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On September 21, 2023, New Zealand's Office of the Privacy Commissioner (OPC) published guidance on Artificial Intelligence and the Information Privacy Principles (IPPs). This guidance expands upon the OPC’s initial set of expectations around AI use, published on May 25, 2023. The purpose of the guidance is to assist New Zealanders who use AI tools in complying with the Privacy Act 2020 as it relates to the usage of AI.
The guidance explains how AI tools function, provides real-world examples and sets out several questions to think about concerning privacy concerns. It also explains how AI relates to the 13 IPPs in the Privacy Act. The Privacy Act applies when collecting, using, or sharing personal information and using AI tools.
According to the Privacy Commissioner, AI tools pose unique privacy challenges as AI enables unique ways of collecting and combining personal information, making it more challenging to see, comprehend, and justify using personal information. Organizations should exercise extra caution when feeding personal information into AI technologies since it’s still unclear how these algorithms produce a specific result.
Personal information under the Privacy Act includes information like a person's name, address, contact details, or photographs. It can also include technical metadata like map coordinates, Internet protocol addresses, or device identifiers related to a person. It also includes information about a person that is inaccurate or made up, including fake social profiles and deepfake images.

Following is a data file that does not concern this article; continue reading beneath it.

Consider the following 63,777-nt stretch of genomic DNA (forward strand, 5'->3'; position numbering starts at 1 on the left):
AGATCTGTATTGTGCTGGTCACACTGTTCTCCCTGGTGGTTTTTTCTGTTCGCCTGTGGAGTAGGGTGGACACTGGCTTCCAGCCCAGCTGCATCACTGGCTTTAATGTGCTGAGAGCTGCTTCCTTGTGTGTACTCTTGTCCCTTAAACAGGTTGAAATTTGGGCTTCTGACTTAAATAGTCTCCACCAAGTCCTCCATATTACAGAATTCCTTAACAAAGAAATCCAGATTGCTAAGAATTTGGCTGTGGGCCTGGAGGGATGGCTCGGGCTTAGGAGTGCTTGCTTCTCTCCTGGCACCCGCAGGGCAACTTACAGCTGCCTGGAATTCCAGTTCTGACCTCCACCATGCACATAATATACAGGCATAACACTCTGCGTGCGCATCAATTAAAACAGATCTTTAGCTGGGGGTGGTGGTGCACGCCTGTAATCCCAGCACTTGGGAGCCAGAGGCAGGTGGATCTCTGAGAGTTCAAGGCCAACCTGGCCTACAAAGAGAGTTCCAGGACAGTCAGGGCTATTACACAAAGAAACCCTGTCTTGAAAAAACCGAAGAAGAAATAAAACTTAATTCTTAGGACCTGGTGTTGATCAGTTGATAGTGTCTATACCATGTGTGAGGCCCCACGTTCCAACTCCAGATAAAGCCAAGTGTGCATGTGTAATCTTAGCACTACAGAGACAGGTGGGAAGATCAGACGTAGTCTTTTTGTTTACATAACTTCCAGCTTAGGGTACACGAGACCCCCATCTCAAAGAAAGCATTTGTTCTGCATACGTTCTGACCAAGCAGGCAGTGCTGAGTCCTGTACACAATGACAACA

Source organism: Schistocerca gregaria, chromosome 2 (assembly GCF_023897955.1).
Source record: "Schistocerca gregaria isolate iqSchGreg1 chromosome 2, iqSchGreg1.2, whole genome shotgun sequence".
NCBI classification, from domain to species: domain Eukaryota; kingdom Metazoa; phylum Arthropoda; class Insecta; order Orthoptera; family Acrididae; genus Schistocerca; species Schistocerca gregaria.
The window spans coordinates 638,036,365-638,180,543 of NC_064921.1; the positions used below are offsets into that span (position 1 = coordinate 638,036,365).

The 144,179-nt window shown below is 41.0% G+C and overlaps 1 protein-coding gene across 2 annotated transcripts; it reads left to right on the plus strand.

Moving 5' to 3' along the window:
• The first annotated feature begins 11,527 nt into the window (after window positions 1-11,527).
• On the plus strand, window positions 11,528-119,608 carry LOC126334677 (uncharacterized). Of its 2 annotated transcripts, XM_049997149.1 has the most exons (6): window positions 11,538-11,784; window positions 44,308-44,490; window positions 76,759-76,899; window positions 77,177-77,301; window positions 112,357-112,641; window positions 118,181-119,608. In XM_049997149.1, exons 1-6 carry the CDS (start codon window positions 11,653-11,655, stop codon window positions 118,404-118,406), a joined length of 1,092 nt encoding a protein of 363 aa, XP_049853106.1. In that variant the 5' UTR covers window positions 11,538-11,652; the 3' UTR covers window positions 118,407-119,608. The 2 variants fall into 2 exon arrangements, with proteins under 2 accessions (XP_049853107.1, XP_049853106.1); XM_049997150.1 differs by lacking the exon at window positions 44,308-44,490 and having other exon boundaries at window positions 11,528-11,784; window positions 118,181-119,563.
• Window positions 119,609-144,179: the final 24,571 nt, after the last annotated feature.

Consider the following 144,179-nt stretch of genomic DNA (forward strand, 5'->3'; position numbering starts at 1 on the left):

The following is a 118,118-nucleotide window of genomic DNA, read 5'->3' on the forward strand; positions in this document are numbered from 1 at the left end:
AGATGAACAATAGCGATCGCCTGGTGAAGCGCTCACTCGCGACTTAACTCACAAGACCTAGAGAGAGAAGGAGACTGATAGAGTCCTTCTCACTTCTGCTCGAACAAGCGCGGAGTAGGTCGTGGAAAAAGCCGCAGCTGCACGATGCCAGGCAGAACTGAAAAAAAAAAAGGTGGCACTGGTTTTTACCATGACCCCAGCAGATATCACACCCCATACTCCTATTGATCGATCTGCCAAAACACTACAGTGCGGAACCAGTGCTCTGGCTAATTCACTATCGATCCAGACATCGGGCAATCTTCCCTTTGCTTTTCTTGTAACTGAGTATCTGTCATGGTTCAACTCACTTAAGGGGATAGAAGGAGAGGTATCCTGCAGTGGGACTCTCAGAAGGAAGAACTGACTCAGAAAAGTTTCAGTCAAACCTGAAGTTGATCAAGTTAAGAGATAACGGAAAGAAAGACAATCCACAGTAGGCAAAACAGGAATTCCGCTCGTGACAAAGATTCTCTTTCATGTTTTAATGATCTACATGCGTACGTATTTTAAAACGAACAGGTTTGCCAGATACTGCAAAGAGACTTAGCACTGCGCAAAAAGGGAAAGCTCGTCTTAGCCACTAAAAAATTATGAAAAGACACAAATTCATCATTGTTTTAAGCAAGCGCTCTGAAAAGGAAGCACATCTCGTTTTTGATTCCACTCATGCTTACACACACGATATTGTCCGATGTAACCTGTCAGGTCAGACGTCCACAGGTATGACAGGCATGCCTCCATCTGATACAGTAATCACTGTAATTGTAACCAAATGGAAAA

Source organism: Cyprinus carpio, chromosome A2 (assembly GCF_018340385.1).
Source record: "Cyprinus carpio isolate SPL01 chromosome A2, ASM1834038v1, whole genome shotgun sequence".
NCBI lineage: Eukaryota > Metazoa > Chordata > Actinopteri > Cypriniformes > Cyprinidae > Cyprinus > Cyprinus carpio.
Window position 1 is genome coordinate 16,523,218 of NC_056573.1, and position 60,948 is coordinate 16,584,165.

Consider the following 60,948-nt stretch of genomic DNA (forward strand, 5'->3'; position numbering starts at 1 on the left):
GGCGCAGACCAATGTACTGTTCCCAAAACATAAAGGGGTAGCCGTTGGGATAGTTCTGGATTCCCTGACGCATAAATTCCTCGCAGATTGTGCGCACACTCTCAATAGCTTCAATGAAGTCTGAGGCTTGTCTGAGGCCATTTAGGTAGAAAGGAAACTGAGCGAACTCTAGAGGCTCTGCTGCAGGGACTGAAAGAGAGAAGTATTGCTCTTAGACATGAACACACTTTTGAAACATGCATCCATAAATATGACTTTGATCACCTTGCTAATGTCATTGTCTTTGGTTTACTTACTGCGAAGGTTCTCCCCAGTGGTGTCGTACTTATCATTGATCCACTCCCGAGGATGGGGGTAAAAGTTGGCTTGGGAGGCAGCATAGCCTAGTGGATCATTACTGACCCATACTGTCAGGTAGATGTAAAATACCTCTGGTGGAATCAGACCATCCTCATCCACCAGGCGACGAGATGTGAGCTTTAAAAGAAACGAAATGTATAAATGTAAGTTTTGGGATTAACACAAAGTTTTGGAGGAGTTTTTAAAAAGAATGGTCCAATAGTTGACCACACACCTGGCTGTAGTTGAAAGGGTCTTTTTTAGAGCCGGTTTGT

The guidance takes a broad approach to AI systems and their potential privacy impacts as AI is still a developing area, where experts disagree on how capable current systems are and how this will develop over time.
The guidance suggests that AI users in New Zealand should align with IPPs at every stage of the AI process. The guidelines specifically state that organizations utilizing AI tools should:
Understanding the potential risks will enable you to use privacy policies to govern your AI tools and ensure privacy statements set clear expectations.
The 13 IPPs, which govern how agencies must handle personal information, are the fundamental component of the Privacy Act. The IPPs govern the activities of collecting, using, and sharing personal information.
The IPPs apply whether you're developing your own AI tools, utilize AI tools to aid in decision-making, or have team members who utilize AI informally at work. They also apply when overseas organizations give AI tools to New Zealanders. You have to take your privacy obligations into account in each situation.
The IPPs provide guidelines for handling personal data, including how to collect it (IPPs1-4), use and protect it (IPPs5–10), and share it (IPPs 11–12). There are also specific requirements for unique identifiers (IPP13). Key questions to ask include:
AI tools reproduce patterns from their training data. Agencies are generally required to gather personal information directly from the individual it concerns (IPP2) and to disclose all information they collect, including how it will be used (IPP3). Additionally, agencies have to ensure that personal information obtained is fair and legal and does not unnecessarily pry into private matters, especially when it comes to obtaining data from minors (IPP4).
AI tools replicate patterns observed in their training data. Therefore, an organization cannot know whether a tool incorporates personal information obtained in a way that violates IPPs 1–4 unless it has an in-depth understanding of the training data and the design methods used to create it. Additionally, any gaps or biases may limit accuracy (IPP8).